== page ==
A study by the Pew Research Center analyzing if Americans believe social media censors political viewpoints revealed Republicans, and people who lean Republican, were about 1½ times more likely to disapprove of social media companies labeling posts from elected officials as inaccurate or misleading than Democrats or people who lean Democratic.

Johnson’s claims are rooted in research by Robert Epstein, a psychologist who studied arranged marriages and taught that couples could come to love each other. In 2012, Google put a security warning on his website, saying it contained malware; Epstein cried foul and eventually admitted the site had been hacked but said Google should have helped him with the problem instead of adding the label.

Siva Vaidhyanathan, a University of Virginia professor of media studies, director of the college’s Center for Media and Citizenship and the author of “The Googlization of Everything (and why we should worry),” described Epstein as “notoriously unqualified.”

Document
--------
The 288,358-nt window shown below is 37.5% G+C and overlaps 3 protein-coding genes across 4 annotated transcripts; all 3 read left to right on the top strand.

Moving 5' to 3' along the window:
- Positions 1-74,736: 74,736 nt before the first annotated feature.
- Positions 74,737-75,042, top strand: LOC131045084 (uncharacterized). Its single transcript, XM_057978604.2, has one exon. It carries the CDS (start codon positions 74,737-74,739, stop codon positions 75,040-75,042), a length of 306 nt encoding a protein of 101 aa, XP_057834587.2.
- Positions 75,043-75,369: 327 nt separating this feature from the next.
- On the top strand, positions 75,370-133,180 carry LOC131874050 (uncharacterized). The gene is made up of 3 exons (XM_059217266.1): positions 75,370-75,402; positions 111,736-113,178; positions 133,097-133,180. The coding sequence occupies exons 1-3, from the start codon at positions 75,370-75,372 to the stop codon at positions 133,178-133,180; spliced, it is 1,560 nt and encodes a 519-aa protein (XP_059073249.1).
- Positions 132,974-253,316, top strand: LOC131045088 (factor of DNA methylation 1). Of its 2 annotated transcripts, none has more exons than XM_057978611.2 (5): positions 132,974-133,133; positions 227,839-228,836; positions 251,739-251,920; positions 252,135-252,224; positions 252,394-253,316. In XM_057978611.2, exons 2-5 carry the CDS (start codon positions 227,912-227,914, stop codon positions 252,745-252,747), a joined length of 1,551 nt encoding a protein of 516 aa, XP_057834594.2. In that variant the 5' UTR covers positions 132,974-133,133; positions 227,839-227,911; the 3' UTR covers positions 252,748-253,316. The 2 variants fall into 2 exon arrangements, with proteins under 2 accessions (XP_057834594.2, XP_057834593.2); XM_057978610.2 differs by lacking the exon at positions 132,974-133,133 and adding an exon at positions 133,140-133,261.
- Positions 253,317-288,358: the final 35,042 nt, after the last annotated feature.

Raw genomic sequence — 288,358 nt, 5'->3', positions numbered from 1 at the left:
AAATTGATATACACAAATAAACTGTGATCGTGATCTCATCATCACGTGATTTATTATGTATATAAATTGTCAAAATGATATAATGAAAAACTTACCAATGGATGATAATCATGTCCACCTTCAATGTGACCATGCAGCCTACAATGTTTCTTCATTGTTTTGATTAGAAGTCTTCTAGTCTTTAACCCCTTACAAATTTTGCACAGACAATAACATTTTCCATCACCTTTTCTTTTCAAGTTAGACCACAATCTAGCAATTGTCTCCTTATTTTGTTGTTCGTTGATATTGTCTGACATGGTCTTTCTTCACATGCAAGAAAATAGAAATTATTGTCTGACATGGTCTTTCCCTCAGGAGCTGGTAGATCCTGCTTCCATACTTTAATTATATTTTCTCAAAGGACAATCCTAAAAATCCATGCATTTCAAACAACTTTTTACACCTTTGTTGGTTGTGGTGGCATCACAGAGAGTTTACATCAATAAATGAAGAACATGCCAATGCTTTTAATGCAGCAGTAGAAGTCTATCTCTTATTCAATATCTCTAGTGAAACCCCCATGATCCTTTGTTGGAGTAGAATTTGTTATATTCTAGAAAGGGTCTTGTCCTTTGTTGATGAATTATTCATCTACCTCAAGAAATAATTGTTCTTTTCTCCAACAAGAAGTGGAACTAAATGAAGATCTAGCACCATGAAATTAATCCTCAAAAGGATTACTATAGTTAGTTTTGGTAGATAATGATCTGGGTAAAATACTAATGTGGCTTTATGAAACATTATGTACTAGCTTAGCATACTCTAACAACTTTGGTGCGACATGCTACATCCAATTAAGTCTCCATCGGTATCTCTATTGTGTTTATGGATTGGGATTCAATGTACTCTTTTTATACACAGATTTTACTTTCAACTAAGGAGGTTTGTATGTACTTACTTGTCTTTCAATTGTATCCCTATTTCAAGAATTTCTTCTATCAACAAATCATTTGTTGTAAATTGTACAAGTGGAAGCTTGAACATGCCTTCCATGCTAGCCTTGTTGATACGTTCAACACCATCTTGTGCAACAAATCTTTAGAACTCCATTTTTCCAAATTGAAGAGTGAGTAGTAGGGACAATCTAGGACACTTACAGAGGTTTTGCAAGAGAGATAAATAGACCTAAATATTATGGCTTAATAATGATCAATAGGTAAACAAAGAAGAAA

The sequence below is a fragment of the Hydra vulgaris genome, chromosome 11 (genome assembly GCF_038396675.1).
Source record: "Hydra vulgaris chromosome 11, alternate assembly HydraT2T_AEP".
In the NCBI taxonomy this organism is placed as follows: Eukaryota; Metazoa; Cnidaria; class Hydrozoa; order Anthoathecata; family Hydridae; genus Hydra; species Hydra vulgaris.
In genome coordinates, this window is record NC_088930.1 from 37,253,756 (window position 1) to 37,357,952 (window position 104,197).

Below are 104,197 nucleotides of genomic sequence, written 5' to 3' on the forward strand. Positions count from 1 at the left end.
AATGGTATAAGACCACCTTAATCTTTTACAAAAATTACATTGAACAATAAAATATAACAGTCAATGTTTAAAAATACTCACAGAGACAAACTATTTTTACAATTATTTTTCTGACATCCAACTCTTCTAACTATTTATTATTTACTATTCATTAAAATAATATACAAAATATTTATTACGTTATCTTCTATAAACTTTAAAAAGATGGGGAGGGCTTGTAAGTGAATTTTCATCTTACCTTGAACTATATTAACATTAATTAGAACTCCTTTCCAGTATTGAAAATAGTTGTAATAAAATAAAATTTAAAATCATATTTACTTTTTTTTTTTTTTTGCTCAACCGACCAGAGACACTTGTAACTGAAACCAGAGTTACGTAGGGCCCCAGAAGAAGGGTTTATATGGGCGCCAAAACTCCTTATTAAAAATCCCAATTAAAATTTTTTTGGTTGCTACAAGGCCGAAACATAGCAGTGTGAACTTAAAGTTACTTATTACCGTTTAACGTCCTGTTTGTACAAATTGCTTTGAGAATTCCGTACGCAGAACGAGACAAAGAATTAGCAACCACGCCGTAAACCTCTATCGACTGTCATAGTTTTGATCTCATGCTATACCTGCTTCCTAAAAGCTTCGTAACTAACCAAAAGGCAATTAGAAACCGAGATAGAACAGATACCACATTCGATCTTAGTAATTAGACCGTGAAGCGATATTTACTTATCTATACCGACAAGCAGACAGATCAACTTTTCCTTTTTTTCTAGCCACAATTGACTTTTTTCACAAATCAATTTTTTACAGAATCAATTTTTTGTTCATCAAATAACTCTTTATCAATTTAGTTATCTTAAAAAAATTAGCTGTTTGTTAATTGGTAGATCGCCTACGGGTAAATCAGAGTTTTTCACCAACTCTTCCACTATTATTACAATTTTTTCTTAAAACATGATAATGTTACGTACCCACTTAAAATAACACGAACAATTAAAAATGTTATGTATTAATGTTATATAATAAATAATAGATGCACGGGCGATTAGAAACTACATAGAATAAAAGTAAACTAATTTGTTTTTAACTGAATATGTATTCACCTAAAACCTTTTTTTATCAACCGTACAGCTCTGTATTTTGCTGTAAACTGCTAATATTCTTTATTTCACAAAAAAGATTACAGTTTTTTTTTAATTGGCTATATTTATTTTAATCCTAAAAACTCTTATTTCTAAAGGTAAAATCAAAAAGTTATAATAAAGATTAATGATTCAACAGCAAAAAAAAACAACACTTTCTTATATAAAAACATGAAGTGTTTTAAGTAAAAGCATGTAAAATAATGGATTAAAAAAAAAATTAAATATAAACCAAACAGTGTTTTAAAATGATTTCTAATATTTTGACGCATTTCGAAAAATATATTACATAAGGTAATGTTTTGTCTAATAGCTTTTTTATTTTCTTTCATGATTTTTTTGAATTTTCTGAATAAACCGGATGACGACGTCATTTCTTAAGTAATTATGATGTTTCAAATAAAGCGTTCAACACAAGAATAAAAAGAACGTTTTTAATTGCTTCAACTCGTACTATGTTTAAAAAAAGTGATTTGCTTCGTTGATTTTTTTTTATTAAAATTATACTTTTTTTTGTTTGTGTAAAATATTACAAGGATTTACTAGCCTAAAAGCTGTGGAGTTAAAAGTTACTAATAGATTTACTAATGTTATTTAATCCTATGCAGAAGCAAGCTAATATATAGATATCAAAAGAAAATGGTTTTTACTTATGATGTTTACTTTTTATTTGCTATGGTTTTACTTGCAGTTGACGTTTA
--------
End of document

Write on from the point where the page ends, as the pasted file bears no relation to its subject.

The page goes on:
“He has no training in the methodology it requires to make the claims he’s making. And his studies are consistently ridiculous. I’m familiar with this study, and it has no basis. Other social scientists have looked at it and have dismissed it quite easily,” Vaidhyanathan said.

Johnson said that the “overall concept” of Epstein’s work is “indisputable” because “the search is manipulative,” citing Google’s profits. Still, he said that Epstein’s research is open to challenges.

“When you’re presenting something like Robert Epstein is presenting, you’re gonna, you’re gonna have challenges,” Johnson said. “And truthfully, it’s open to challenge because he’s making assumptions and he’s making estimates. You can’t prove that it was switched, you can just, you just show this is how powerful manipulation is.”

In the run-up to the 2020 presidential election, several social media platforms introduced new measures to try to reduce misinformation. Twitter and Facebook banned political advertisements, and Twitter introduced a labeling system that flags tweets that it deems misleading.

Johnson and his Republican colleagues say the moves by social media companies ahead of the election ended up censoring conservative content.

“Who crowned Mr. (Mark) Zuckerberg, or Jack Dorsey or the CEO of Google, who crowned them the arbiters of truth?” Johnson asked, later adding, “There’s so many examples of Facebook and Twitter censoring just conservative ideas or conservative videos, you know, things that, you know, again, they’re the arbiters of truth.”